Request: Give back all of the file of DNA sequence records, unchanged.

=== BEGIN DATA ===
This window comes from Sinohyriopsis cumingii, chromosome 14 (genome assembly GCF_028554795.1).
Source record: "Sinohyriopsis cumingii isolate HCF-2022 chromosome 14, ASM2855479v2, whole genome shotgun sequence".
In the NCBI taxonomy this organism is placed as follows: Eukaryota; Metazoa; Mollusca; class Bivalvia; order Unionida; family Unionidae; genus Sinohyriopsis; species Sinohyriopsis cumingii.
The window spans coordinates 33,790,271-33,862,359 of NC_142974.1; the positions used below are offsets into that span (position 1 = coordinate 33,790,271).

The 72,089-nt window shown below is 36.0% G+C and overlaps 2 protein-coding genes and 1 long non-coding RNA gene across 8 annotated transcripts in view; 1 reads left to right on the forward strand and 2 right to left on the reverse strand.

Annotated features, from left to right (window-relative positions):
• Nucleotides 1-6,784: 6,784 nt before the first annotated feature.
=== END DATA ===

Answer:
This window comes from Sinohyriopsis cumingii, chromosome 14 (genome assembly GCF_028554795.1).
Source record: "Sinohyriopsis cumingii isolate HCF-2022 chromosome 14, ASM2855479v2, whole genome shotgun sequence".
In the NCBI taxonomy this organism is placed as follows: Eukaryota; Metazoa; Mollusca; class Bivalvia; order Unionida; family Unionidae; genus Sinohyriopsis; species Sinohyriopsis cumingii.
The window spans coordinates 33,790,271-33,862,359 of NC_142974.1; the positions used below are offsets into that span (position 1 = coordinate 33,790,271).

The 72,089-nt window shown below is 36.0% G+C and overlaps 2 protein-coding genes and 1 long non-coding RNA gene across 8 annotated transcripts in view; 1 reads left to right on the forward strand and 2 right to left on the reverse strand.

Annotated features, from left to right (window-relative positions):
• Nucleotides 1-6,784: 6,784 nt before the first annotated feature.